build a water filtration plant (Champ, 2003). Indeed, the textbook example of this concept in practice is the New York City reservoir system. New York City elected to buy upstate property around the reservoirs, rather than build more expensive treatment plants. This decision allowed
    New York to maintain buffers of undeveloped land, protecting the water. Completed in 1964, the Catskill/Delaware Watershed now provides approximately 90 percent of New York City’s water. Primarily transported by gravity and natural flows, water currently reaches New York City untreated except for some chlorine and filters designed to catch dead fish (Daily, 2002).

    • The search for a “win-win” choice, which sounds so tantalizing to decision makers, is hopeless with even superficial policy analysis.

      It’s not hopeless from a technical or economic perspective. It is only hopeless from a political perspective and the reason for that is that the ‘Progressives’ are intent on blocking economically rational policies. The ‘Progressives’, like you, are doing all you can to block progress and have been for some fifty years.

      The ‘Progressives’ doomsaying cannot be taken seriously because they have shown no genuine interest in advocating for realistic, achievable policies.

      The “win-win” choice is explained here:

      Decarbonising the global economy requires economically rational policies’

      http://judithcurry.com/2013/04/19/open-thread-weekend-14/#comment-313509

      Alternative to carbon pricing – Reduce existing market distortions
      http://judithcurry.com/2013/04/19/open-thread-weekend-14/#comment-313514

      All you have to do is understand it and then get out and explain it to your ‘Progressive’ comrades and get them to advocate it to John Holdren (good luck with that!), Obama and his anti-progress ‘Progressive’ administration.

      • Yes Peter, I know. The world is black and white. Progressives are bad. You are good. Progressives are wrong. You are right. I’ve read this from you many times. I know it’s your perspective, and it is clear that you are bound and determined to view any and all situations to confirm that viewpoint.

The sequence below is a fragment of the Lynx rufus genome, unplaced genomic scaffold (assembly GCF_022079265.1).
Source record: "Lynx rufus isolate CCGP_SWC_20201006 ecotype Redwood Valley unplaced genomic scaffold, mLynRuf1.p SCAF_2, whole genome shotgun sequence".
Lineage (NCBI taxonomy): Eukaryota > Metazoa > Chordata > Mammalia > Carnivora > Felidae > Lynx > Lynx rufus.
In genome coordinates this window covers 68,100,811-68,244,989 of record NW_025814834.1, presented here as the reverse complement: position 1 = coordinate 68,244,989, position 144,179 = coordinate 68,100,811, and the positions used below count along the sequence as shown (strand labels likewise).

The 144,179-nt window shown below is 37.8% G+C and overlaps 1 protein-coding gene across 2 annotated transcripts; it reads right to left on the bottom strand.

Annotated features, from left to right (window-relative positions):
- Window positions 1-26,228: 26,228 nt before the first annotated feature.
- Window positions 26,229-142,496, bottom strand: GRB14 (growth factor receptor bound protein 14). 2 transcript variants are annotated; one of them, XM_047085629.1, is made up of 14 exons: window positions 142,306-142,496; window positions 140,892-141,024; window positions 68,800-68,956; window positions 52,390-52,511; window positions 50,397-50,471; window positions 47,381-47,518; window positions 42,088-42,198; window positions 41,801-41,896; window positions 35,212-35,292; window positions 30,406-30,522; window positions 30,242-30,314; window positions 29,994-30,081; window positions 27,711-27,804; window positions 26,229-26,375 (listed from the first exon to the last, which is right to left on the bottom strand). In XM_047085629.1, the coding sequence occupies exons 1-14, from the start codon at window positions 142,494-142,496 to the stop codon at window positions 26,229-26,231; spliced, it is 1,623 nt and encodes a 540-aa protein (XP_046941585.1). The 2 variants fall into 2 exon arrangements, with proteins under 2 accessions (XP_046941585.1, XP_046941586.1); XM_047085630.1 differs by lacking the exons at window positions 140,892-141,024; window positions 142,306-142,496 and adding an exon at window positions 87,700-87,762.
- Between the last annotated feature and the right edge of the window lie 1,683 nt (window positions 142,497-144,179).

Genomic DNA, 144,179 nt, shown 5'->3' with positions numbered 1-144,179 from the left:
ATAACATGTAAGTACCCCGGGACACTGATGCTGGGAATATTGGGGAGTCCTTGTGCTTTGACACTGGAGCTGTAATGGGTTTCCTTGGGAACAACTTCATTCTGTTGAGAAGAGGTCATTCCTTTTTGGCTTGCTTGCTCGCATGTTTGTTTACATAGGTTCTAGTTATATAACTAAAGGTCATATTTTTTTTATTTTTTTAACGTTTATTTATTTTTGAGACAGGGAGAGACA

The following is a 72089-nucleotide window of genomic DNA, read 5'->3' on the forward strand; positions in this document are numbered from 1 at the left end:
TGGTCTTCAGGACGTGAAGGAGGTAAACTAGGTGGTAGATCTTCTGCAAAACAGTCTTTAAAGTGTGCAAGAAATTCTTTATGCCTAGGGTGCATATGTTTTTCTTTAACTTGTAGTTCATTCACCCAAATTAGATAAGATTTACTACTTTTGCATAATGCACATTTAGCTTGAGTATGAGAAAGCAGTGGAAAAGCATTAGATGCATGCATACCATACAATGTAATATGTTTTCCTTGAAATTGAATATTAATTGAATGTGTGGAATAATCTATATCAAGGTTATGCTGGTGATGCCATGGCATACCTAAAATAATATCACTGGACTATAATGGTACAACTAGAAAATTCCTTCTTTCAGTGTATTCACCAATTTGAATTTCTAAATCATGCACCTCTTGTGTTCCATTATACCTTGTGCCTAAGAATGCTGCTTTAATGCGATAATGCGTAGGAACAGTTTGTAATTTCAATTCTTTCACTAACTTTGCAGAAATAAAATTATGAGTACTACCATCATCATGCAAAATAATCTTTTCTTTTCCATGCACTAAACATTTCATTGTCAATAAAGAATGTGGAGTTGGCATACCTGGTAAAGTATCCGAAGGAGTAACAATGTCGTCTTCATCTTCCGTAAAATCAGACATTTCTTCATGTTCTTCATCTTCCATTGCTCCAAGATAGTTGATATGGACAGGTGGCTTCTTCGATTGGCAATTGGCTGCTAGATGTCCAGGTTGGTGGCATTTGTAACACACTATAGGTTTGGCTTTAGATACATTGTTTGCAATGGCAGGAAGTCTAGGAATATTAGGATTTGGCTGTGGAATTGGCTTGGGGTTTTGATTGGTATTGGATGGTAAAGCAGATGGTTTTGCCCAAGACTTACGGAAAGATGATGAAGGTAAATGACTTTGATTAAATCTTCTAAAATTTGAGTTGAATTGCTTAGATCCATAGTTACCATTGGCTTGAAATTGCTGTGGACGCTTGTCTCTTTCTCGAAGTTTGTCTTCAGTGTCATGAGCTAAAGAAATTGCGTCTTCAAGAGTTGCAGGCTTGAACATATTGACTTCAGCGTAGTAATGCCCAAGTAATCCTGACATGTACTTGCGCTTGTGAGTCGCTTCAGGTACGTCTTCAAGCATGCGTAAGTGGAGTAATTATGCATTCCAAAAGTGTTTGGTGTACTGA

ZZZZZZZZZZZZZZZZZZZZZZZZZZZZZZZZZZZZZZZZZzzzzzzzzzzzzzzzzzzzzzzzzzzzzzzzzzzz

      • Said by Joshua, the specialist and expert in the practice of motivated reasoning.

      • See my comment above. Progressivism is Eugenics in new clothes. Evil incarnate.

    • Chief Hydrologist

      There are always adversaries – and so winners and losers – hence zero sum. But the environment nearly always loses.

      • The fact that there are winners and losers does not imply zero sum.

        10 + (-1) does not equal zero.

        I always thought that the way WHT characterizes your math skills was implausible.

        Maybe not.

      • Joshua, funny.

        Zero sum as far as fisheries go, is a perfect analogy. Increased regulations tend to change the way the pot is split instead of adding to the pot. Protecting one species just shifts the burden to another. Complicating seasons and adding slots just reduces the smaller operations in favor of the bigger ones with deeper pockets and more “suits”.

      • Cap’n –

        Even if we granted that your characterization of regulation of fishing (which while I would assume is true in some instances, I would also assume it is not likely true as blanket characterization – but lack the requisite knowledge to comment on) were true as a broad-stroke characterization of all fishing regulations, the problem is that such a truth would not be applicable across the board.

        This is why I described the author’s generalization as bizarre – and gave an example of a situation where the existence of winners and losers did not imply a zero sum game.

        The problem here is binary thinking. Just because something is true in one circumstance does not mean that it is true in all circumstances.

      • Chief Hydrologist